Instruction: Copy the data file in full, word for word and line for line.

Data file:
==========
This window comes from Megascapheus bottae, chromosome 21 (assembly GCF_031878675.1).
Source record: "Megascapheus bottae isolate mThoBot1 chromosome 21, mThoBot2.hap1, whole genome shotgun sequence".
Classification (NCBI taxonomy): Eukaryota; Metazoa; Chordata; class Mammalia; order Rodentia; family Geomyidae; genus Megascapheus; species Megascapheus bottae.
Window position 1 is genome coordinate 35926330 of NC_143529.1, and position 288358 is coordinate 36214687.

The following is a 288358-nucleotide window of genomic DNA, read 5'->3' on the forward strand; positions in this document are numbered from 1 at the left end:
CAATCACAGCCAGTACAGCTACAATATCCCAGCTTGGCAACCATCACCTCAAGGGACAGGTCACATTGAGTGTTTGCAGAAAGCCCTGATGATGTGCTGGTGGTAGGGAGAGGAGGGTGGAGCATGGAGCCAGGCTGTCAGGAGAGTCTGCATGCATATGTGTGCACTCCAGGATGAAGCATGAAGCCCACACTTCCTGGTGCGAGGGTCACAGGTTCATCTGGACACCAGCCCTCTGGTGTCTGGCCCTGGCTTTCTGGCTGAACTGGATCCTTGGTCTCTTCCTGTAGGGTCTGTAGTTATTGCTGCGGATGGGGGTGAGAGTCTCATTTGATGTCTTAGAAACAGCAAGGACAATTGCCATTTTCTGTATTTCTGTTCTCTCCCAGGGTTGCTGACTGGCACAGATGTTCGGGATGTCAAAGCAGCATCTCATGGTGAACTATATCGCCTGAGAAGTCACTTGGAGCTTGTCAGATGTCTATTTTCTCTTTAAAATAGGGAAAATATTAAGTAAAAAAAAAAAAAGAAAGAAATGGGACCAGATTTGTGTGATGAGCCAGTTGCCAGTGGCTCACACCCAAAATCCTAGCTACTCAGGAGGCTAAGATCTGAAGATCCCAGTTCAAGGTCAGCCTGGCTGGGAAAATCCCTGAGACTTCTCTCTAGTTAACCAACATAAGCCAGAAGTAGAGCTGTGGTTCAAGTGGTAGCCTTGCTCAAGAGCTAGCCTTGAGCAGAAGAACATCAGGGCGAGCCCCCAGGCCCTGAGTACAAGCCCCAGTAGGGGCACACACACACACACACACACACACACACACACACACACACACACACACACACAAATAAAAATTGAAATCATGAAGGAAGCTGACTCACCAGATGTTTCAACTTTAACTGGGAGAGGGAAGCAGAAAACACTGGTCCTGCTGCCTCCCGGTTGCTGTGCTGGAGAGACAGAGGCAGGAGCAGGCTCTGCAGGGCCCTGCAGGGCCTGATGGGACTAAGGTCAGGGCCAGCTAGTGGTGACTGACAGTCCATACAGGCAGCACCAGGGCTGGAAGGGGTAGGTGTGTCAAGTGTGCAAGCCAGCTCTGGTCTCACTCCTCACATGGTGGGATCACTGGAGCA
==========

This window comes from Megascapheus bottae, chromosome 21 (assembly GCF_031878675.1).
Source record: "Megascapheus bottae isolate mThoBot1 chromosome 21, mThoBot2.hap1, whole genome shotgun sequence".
Classification (NCBI taxonomy): Eukaryota; Metazoa; Chordata; class Mammalia; order Rodentia; family Geomyidae; genus Megascapheus; species Megascapheus bottae.
Window position 1 is genome coordinate 35926330 of NC_143529.1, and position 288358 is coordinate 36214687.

The following is a 288358-nucleotide window of genomic DNA, read 5'->3' on the forward strand; positions in this document are numbered from 1 at the left end:
CAATCACAGCCAGTACAGCTACAATATCCCAGCTTGGCAACCATCACCTCAAGGGACAGGTCACATTGAGTGTTTGCAGAAAGCCCTGATGATGTGCTGGTGGTAGGGAGAGGAGGGTGGAGCATGGAGCCAGGCTGTCAGGAGAGTCTGCATGCATATGTGTGCACTCCAGGATGAAGCATGAAGCCCACACTTCCTGGTGCGAGGGTCACAGGTTCATCTGGACACCAGCCCTCTGGTGTCTGGCCCTGGCTTTCTGGCTGAACTGGATCCTTGGTCTCTTCCTGTAGGGTCTGTAGTTATTGCTGCGGATGGGGGTGAGAGTCTCATTTGATGTCTTAGAAACAGCAAGGACAATTGCCATTTTCTGTATTTCTGTTCTCTCCCAGGGTTGCTGACTGGCACAGATGTTCGGGATGTCAAAGCAGCATCTCATGGTGAACTATATCGCCTGAGAAGTCACTTGGAGCTTGTCAGATGTCTATTTTCTCTTTAAAATAGGGAAAATATTAAGTAAAAAAAAAAAAAGAAAGAAATGGGACCAGATTTGTGTGATGAGCCAGTTGCCAGTGGCTCACACCCAAAATCCTAGCTACTCAGGAGGCTAAGATCTGAAGATCCCAGTTCAAGGTCAGCCTGGCTGGGAAAATCCCTGAGACTTCTCTCTAGTTAACCAACATAAGCCAGAAGTAGAGCTGTGGTTCAAGTGGTAGCCTTGCTCAAGAGCTAGCCTTGAGCAGAAGAACATCAGGGCGAGCCCCCAGGCCCTGAGTACAAGCCCCAGTAGGGGCACACACACACACACACACACACACACACACACACACACACACACACACACACAAATAAAAATTGAAATCATGAAGGAAGCTGACTCACCAGATGTTTCAACTTTAACTGGGAGAGGGAAGCAGAAAACACTGGTCCTGCTGCCTCCCGGTTGCTGTGCTGGAGAGACAGAGGCAGGAGCAGGCTCTGCAGGGCCCTGCAGGGCCTGATGGGACTAAGGTCAGGGCCAGCTAGTGGTGACTGACAGTCCATACAGGCAGCACCAGGGCTGGAAGGGGTAGGTGTGTCAAGTGTGCAAGCCAGCTCTGGTCTCACTCCTCACATGGTGGGATCACTGGAGCA